Self-service Digital Care Needs Assessment

Full Application: Not funded at this stage

Adult social care (ASC) is currently one of the most analogue and expensive services that councils deliver. The Care Act increased the pressure particularly around assessments and with an ageing population this vital service will continue to feel the strain, and struggle if left unchanged.

Responsible officers across the country are all facing the same challenge and some councils report that only c. 20% of people who go through the assessment process receive a care package. There is still the responsibility to undertake the assessment and signpost to self-funding services and information for the other 80%. Clearly there will be variation around the country, but the challenge is ubiquitous.

Every local authority in the country has to deliver ASC and even when austerity has cut as deep as it will, ASC services will still survive. We believe digital can play a vital role in the ASC assessment process. Done with sensitivity, significant savings can be delivered, whilst still protecting the needs of the most complex and vulnerable cases.

The discovery phase of this project has brought together a group of ASC service heads to undertake a piece of collective analysis and developed a prototype to begin to digitise a self-service care needs assessment. This project was a cooperative formed of Kent County Council, Stockton on Tees Borough Council and Nottinghamshire County Council.

The cooperative now includes London Borough of Harrow and if we are successful in receiving funding for the alpha development phase we will continue to develop the prototype to produce an alpha product for care needs self assessment.

The vision for the final product includes:

  • Self-service/assisted self-service assessments for all 10 areas of the care assessment
  • Advocate use function to allow family/friends/staff/charities to assist customers to support customers with their assessments, remotely if necessary
  • Submission feature to deliver assessments into the council’s back office systems
  • Supporting evidence upload facility
  • Use of local directories of service/advice/information for users whom the system triages as not being eligible for care services provided by the council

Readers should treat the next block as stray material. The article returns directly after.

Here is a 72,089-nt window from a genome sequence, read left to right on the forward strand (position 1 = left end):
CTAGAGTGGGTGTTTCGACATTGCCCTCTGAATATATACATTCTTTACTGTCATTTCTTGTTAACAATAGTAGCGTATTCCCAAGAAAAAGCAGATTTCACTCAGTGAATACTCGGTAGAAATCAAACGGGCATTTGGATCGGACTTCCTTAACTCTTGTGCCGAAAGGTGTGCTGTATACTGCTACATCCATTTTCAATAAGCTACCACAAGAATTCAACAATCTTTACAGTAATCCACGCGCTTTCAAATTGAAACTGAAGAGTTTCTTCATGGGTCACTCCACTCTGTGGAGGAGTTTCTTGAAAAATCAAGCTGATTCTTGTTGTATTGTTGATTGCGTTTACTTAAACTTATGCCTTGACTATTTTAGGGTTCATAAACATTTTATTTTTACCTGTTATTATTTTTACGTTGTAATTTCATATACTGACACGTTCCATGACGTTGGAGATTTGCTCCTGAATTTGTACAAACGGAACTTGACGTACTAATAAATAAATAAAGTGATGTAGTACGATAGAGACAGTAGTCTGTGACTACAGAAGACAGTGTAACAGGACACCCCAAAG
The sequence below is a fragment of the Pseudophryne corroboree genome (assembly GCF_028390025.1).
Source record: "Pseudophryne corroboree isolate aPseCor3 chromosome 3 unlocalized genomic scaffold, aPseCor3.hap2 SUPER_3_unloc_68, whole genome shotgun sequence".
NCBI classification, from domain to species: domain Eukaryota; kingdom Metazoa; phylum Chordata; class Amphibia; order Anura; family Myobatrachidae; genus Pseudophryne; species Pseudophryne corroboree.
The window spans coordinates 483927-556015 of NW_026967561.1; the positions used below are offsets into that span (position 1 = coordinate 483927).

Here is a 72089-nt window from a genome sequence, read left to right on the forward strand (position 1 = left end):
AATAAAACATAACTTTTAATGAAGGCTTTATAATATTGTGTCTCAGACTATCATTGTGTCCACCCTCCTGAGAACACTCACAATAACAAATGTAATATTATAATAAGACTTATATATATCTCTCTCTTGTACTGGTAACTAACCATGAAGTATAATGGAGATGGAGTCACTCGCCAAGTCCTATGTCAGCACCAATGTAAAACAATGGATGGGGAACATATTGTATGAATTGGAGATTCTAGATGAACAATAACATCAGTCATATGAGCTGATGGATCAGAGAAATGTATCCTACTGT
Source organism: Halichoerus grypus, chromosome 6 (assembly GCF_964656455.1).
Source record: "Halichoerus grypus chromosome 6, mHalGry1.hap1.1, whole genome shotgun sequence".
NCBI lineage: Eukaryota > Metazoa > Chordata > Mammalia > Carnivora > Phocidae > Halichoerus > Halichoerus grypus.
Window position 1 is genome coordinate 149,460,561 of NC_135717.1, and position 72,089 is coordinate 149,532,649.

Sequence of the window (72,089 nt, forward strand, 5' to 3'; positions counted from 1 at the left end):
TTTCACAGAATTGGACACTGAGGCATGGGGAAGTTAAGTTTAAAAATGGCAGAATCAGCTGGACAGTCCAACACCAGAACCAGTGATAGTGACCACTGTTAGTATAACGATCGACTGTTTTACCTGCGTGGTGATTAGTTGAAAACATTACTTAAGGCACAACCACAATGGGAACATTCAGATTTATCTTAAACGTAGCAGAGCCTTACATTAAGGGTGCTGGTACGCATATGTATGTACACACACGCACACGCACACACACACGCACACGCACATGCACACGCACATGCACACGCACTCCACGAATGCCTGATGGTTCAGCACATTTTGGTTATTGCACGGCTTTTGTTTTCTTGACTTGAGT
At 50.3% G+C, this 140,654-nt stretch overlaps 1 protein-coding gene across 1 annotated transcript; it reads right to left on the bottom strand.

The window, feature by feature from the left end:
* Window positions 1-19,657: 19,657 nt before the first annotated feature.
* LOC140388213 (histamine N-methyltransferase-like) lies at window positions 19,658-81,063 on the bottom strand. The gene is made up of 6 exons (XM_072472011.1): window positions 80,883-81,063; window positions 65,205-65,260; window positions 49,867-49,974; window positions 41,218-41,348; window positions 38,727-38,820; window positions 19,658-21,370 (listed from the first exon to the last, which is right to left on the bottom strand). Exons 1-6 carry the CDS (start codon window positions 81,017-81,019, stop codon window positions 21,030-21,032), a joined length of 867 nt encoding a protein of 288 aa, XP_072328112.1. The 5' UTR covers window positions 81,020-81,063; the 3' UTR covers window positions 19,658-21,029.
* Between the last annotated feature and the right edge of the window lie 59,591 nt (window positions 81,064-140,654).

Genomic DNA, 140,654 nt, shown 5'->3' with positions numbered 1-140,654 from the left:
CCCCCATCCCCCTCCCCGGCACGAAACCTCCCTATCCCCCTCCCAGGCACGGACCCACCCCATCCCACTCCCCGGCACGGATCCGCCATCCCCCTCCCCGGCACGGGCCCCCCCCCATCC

• Assessment/resource allocation calculation will display ‘indicative budgets’ for service users/staff where appropriate

The scope for the alpha project is to build on the prototype (already developed), as follows:

  • Develop the animation scripts for all of the 10 areas of the care needs assessment:
    • Nutrition
    • Personal hygiene
    • Toilet needs
    • Dressing (clothing)
    • Home safety
    • Habitable home environment
    • Family and personal relationships
    • Accessing work, training, education or volunteering
    • Accessing community resources/facilities
    • Parenting/caring responsibilities
  • Produce the question/answer data capture and form schema for all 10 areas
  • Establish the evidence requirements
  • Establish the assessment submission mechanism
  • Explore the need for advocacy use features
  • Commission the production of the animations needed
  • Commission the development of the platform in which these animations and assessment questions will be hosted

We will ensure the product is fully scalable, robust and can be customised at a local level for deployment within other local authorities.

Success for this alpha will see:

  • The prototype https://bettercareneeds.lookinglocal.gov.uk/ developed further to include all areas of a care needs assessment, implemented and tested with end users. Feedback will be well documented and any improvements allocated to future sprints. We aim to have the alpha rolled out to a pilot cohort of users for observation. We will measure success by the feedback produced during the user testing
  • A business case developed to allow any ASC department to assess the impact such a product would have and any knock-on benefits to health departments that should arise